Some students praise Wisconsin fees ruling

Michelle Kibiger

and Chris Vetter

Although the precedent does not stand in Minnesota, some University students hope a recent federal ruling that bans mandatory student service fees at the University of Wisconsin-Madison will become the law of the land.
Three law students at Madison won a victory Friday in their case fighting mandatory student services fees. The students contended that requiring students to pay fees in support of organizations with which they disagree violates students’ First Amendment rights.
U.S. District Court Judge John Shabaz agreed with the three, declaring the fees unconstitutional.
Members of Students Against Fee Excess said the case will challenge the way fees are levied at the University.
“The decision in the Wisconsin case will definitely have implications on how fees are determined in Minnesota,” said Matt Curry, a fee group member and student in the Carlson School of Management.
Curry said he was happy with the verdict.
“I like this Wisconsin thing,” Curry said. “I like it a lot.”
The ruling affects only Wisconsin, where the ruling took place. The school has the right to appeal the case to the federal Circuit Court of Appeals.
Should the 7th Circuit Court of Appeals hear the case and uphold the lower court’s ruling, the judgment would be a precedent in that circuit.
However, Minnesota is in the 8th Circuit, so it might take a ruling by the U.S. Supreme Court to legally affect the University.
Kathy Brown, an attorney in the University’s Office of General Counsel, said that although she has no way of knowing whether or not the case will have any direct implications in Minnesota, other courts may use the ruling in their analysis of similar cases.
Brown also said the ruling is a departure from current case law and may result in challenges to the fees policies at other institutions.
Even if the Wisconsin ruling became law, it might not make a great difference at the University because fees are not generally used to support political advocacy groups.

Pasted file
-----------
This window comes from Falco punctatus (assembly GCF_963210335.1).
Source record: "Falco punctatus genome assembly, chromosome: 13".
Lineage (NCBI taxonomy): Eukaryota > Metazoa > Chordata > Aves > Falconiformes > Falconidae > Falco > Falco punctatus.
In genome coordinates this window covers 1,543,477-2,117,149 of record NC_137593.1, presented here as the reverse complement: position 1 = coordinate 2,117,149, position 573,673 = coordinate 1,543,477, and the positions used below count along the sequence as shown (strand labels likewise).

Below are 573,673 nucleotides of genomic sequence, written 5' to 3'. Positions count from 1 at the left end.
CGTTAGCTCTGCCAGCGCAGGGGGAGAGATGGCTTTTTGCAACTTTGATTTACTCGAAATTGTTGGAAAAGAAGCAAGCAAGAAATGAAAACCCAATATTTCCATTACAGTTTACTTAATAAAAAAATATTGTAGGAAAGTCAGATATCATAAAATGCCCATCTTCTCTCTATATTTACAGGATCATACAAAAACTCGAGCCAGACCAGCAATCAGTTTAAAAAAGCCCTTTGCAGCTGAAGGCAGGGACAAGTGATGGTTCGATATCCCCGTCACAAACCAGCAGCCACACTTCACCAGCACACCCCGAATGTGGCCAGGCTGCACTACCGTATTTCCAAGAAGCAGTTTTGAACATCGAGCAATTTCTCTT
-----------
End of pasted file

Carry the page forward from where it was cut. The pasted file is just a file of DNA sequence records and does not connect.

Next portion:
Curry said groups like the College Republicans do not receive funding from student government because they are political in nature.
Chris Boik, a fee group member who ran for the state Legislature this year, said he would like to see an end to all student services fees. He said the court’s decision was a positive step in that direction.
“The message that they’re sending is that students have a valid point,” Boik said. Students should not have to pay fees they don’t agree with, Boik added.
Nikki Kubista, a member of the student services fees committee and a College of Liberal Arts junior, said she had not expected the Wisconsin students to win.
“I was a little surprised,” Kubista said. “Every year we have the same debate on student service fees. This ruling may change the usual argument.”
Kubista said students would probably vote to cut funding for programs they don’t use, like Boynton Health Center or the various cultural centers on campus.
“If the (Wisconsin) decision is upheld, those (programs) would no longer be funded,” Kubista said. She said the effect would be to eliminate programs that are good for the University.
“I think students really benefit from the fees they pay,” Kubista said. “Those groups need the $150 in student fees. Students would be shortsighted to cut money from these programs.”
Mandatory student services fees have created controversy at the University before. In January 1995, University student Khalid Kader refused to pay the portion of the fee that supports The Association of Gay/Lesbian/Bisexual/Transgender Student Organizations and Their Friends.
The University allowed Kader not to pay the fees. Kader claimed that having to pay to support the group conflicted with his religious views.
Sam Sager, the vice president of the Associated Students of Madison, the Wisconsin student government, said he was unhappy with the court’s decision.
“I think student government here has come out against the decision,” Sager said. “We are urging the (Wisconsin) Board of Regents to appeal this decision.”
Sager said minority and cultural groups will lose funding because of the decision.
“The effect of this decision can lead to a loss of diversity on campus,” Sager said.